Before anyone plans to adopt chatbots, he or she should first ask themselves, “Do I really need it?”
The plain truth is that not every company will need a chatbot. So, before following the trend blindly, design a full-proof strategy and see where chatbots fit your plans.
Chatbot fails to face and understand a user query:
There are times where a chatbot does not understand and gets stuck in the middle of a question from a user. Augmented chatbots fail as these chatbots rely on a limited way to manage and solve a query. Another reason is that a non-AI bot is embedded with an in-built rule-based conversational flow that could break if the chatbot is bombarded with unknown questions and could result in a chatbot failure.
Solution: – To overcome them, a chatbot must be in-built with a natural language processing software that can help the chatbot deal with the context of a query resulting in a human-like conversation. Ultimately, a company should provide services that enhance the contextual technology of the chatbot. It is mandatory first to have a clear picture of what the chatbot should be designed to do.
Lack of implementation
According to Forrester’s research, adding a live chat feature on your website can increase leads by an average of 40%.
Inflexible Solution Architecture
As chatbot use cases become more complex often a single-bot solution cannot support the experience well enough.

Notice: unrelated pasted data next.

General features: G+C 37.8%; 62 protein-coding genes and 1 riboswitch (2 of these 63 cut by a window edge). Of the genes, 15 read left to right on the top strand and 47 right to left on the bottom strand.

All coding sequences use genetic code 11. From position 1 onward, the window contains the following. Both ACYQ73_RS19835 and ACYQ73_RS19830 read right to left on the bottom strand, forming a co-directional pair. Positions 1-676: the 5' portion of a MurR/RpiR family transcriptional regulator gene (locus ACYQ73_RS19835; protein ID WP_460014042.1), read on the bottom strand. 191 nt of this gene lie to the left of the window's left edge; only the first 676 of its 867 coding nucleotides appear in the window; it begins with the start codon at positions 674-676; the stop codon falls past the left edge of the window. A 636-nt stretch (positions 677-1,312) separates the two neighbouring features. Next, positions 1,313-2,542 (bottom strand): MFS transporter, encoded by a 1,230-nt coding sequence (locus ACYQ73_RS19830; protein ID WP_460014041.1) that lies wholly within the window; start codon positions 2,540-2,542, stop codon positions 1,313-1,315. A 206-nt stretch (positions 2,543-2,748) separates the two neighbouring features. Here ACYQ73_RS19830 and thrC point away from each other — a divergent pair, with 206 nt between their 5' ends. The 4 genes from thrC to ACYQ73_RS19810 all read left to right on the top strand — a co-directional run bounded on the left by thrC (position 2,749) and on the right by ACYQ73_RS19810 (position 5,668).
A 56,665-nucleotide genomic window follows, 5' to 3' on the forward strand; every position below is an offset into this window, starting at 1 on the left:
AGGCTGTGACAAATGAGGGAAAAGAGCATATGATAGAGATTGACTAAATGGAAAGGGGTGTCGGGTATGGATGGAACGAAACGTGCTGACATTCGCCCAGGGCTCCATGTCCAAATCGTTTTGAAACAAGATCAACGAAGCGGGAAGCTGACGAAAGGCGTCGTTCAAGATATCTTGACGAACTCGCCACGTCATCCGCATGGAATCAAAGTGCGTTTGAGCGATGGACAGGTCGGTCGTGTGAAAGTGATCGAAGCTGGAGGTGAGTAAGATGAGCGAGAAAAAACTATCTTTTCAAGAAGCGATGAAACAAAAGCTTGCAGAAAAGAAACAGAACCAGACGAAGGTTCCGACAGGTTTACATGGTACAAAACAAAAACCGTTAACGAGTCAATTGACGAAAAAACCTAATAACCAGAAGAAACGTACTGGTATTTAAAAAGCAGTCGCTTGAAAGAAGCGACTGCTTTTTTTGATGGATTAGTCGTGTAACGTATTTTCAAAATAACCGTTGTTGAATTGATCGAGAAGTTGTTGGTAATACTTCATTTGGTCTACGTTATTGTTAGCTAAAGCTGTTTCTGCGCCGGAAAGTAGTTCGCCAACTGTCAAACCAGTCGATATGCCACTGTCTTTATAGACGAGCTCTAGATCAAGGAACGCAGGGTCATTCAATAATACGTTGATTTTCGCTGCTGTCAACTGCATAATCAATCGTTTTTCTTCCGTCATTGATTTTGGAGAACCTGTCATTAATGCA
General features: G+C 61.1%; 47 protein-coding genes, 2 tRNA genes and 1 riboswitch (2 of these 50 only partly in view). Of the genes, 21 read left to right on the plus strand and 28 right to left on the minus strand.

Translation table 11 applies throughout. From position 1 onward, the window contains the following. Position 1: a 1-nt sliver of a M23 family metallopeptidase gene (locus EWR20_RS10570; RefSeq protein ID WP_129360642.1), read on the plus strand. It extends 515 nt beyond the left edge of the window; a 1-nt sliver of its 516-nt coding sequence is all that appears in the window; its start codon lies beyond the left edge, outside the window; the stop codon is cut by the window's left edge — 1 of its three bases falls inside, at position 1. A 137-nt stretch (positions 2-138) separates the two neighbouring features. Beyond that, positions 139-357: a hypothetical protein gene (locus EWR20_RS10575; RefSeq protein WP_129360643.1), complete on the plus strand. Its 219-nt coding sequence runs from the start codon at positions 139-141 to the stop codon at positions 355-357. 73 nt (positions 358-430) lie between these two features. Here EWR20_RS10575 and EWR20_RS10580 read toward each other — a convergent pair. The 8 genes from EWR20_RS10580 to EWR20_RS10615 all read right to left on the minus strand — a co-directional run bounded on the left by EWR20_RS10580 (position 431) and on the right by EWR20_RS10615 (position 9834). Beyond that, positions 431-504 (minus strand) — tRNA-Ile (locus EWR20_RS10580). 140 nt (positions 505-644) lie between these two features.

For example, a company may build a digital assistant to handle common customer queries and roll this out in an initial phase. Over time, they may decide that the bot should also have the capability for the user to transact, bring them through a multi-step journey, and add more capabilities, content, personalization, languages, and skills. By adding additional capability, you can potentially erode the capacity that the bot has to deal with the actual use case i.e. answering the common queries. The concept of fitting your use case into the bot also helps explain a phenomenon that some companies are seeing, where the conversational experience declines when they expand the functionality.
This has implications for how you architect your bot solution to meet the requirements of your use case. Will a single bot be sufficient? If not, how will you architect multiple bots so that they can be coordinated and work together to fulfill the need?
Not understanding customer emotion and intent
It is as important to express empathy via conversational AI to customers as it is to solve their problems. Users may be approaching the chatbot in a frustrated state, so when the chatbot fails to understand the customer queries, the situation is bound to get worse.
While it is not possible yet to train bots to understand and act on human emotions, you can fix it by laying out and clearing labeling intents using stronger decision-trees or machine learning (ML), Natural Language Understanding, and Natural Language Processing (NLP). This way, you can come as close as possible to interpreting the customer’s emotions and requests.